Circulating to kill the well is a judgement call. If washout is below influx, an attempt may be made to circulate and kill the well. Even so, periodically the well should be shut in and new pump pressures established if washout worsens, or existing pump pressure validated if it does not.


Casing is the main defense against undesired fluid migration from one zone to another. Casing protects the formation from well pressures and the wellbore from formation pressure. This allows us to drill deeper with higher mud weights. It supports the walls of the well and prevents contamination from other zones. Casing also serves as a barrier to protect fresh water zones from the wellbore.

Sometimes holes in the casing appear opposite formations bearing corrosive fluids.  Damage and wear in the casing can occur from extended pipe rotation and from running tools. Leaks can start where joints were improperly stabbed, doped or made up. Casing may collapse, or formation movement may shear it. Under well control conditions, a hole in the casing may be difficult to identify because the symptoms are similar to that of lost circulation. The solutions listed under lost circulation should be investigated while attempting to identify the complication.

Now, I’d like to tell you about pressure between two casing strings, there are many causes why pressure can exist between two casing strings.


Some of these reasons are the result of poor cement bonds, corrosion, wear, liner hanger packer failure and thermal effects on tubulars and packers fluids. These reasons why pressure exists between strings must be identified before proceeding with the planned activity. Regulations may require that the problem be rectified before continuing operations if the cause of pressure is communication between zones.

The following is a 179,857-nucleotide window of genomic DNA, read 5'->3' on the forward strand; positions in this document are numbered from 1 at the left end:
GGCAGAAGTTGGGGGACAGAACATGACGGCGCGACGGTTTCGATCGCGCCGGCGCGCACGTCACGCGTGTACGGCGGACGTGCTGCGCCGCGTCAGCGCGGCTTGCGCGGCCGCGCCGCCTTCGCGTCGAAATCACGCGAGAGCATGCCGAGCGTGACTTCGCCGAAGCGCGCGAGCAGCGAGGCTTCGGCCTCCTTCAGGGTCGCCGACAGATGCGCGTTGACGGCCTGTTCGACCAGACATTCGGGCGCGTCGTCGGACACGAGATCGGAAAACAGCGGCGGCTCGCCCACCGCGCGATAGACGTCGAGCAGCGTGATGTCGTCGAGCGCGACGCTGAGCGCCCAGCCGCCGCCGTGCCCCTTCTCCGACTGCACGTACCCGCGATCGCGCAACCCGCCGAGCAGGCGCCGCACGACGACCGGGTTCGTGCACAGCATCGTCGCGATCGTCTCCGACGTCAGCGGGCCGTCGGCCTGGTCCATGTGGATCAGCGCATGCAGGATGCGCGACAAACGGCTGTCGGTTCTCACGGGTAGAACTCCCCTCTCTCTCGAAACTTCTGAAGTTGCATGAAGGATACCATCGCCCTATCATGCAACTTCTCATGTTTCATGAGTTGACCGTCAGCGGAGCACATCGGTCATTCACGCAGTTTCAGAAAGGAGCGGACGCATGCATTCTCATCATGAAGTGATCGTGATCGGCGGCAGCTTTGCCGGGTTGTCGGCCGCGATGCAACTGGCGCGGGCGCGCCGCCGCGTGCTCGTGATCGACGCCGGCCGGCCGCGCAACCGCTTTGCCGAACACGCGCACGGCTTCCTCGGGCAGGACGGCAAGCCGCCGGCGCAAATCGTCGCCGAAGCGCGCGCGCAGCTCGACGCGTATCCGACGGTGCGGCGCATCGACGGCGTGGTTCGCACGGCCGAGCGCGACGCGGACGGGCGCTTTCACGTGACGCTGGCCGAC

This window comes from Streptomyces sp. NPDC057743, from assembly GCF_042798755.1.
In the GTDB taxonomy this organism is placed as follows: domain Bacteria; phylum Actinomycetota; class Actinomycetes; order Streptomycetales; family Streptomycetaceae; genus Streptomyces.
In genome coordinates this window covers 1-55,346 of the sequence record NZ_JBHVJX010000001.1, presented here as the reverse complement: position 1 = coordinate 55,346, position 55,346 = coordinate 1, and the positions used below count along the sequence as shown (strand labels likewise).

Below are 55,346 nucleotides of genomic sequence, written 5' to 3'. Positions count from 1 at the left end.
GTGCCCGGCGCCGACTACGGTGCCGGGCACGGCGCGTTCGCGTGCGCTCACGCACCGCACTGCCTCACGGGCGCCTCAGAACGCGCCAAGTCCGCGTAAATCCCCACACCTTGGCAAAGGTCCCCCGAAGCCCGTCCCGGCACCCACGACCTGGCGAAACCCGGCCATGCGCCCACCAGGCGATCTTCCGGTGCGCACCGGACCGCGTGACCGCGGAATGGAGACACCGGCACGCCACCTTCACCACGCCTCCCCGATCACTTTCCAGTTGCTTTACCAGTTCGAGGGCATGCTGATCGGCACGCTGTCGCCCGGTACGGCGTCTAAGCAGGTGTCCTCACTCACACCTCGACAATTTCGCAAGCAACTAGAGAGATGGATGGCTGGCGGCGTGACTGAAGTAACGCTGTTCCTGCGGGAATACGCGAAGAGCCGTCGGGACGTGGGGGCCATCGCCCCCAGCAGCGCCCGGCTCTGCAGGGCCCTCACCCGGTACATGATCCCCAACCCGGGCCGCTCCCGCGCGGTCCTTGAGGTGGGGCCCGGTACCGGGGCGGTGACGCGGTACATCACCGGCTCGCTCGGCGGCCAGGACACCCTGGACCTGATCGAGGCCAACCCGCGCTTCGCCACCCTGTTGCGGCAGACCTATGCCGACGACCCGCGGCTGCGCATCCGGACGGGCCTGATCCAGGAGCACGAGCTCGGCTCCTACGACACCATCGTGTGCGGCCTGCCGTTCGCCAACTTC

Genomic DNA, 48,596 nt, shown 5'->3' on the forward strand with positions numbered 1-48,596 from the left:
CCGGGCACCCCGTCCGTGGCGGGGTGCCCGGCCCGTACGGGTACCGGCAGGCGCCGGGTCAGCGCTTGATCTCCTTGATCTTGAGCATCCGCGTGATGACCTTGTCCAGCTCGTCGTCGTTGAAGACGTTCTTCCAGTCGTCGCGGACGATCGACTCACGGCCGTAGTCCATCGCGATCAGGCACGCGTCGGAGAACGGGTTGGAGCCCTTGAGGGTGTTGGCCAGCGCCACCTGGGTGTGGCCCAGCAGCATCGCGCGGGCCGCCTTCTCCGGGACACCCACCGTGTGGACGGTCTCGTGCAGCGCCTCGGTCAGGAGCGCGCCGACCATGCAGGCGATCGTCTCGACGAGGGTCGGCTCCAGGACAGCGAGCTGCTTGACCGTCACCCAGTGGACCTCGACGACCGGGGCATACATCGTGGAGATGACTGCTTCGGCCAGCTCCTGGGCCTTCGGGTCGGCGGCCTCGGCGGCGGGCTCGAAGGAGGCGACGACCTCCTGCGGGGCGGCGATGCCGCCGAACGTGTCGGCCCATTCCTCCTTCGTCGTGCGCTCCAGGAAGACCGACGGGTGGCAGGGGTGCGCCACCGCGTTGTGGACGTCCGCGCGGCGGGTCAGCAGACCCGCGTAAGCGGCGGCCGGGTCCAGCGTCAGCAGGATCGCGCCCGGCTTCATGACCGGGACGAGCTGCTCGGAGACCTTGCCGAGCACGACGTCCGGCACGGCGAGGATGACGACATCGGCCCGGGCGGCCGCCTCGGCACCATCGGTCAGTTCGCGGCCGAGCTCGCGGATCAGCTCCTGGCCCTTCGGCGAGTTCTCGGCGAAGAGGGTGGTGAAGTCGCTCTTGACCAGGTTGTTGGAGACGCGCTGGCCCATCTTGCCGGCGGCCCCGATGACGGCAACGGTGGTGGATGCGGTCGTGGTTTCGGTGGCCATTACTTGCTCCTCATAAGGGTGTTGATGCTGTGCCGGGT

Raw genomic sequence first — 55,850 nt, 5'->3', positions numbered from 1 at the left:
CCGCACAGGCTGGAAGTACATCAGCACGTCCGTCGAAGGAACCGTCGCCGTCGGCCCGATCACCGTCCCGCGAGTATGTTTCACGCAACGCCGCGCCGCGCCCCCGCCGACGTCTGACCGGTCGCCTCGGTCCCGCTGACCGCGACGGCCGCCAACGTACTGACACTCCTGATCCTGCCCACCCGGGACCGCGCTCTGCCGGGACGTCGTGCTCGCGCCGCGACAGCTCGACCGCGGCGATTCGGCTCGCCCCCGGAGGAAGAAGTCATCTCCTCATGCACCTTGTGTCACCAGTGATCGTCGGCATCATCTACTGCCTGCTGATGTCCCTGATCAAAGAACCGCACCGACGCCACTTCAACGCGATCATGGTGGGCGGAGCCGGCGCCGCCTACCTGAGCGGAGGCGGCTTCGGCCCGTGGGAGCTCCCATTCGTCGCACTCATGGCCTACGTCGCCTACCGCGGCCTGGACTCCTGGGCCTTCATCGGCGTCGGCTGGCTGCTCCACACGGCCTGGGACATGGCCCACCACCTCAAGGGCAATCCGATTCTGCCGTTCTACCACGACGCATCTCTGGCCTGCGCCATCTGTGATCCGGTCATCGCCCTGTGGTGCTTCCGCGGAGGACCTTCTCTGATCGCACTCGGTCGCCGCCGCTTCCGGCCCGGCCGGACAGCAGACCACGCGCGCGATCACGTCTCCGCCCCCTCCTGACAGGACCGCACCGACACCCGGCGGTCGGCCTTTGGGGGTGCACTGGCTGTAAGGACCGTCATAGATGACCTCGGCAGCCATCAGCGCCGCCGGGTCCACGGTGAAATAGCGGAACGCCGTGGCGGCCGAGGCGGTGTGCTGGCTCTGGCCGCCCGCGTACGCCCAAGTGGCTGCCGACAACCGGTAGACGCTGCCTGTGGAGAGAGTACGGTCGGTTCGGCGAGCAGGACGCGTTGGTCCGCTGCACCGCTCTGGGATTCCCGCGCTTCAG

If pressure is trapped between strings, it may not be as much of a problem as communication between zones. However, it should be treated seriously if casing to casing annulus valve is opened prior to nippling down BOP’s or when setting a new string of casing. Always open this valve carefully. Always assume the pressure is trapped, even if a gauge is installed and is not registering pressure.


Often the first sign of lost returns during a kill is fluctuation of gauge pressure and/or a fluid level drop in the pits. If well will circulate, but pit level is dropping because of partial lost returns, several techniques may be tried.  No pressure safety margin should be held if lost returns are suspected.


If the fluid volume can be maintained by mixing, continue. Pressure on the thief zone is reduced after the kick is circulated above it, so the problem may solve itself. Choose a slower circulating rate and establish a new circulating pressure. The   slower pumping rate will reduce frictional ressure losses occurring in the annulus. With the well shut in, the procedure to establish a new circulating pressure is essentially the same as bringing the pump on line.

  1.  Open the choke.
  2. Bring pump up to the new slower rate.
  3. Adjust the choke until casing pressure is the same as when shut in. Pressure on the drillpipe or the tubing gauge is the new The calculating pressure.

If the well is still being circulated:

  •  Slow pump down to reduced rate.
  •  While pump rate is being reduced, maintain casing pressure at present value.
  •  When at desired rate while maintaining casing pressure, the pressure on the drillpipe or tubing gauge is the new circulating pressure.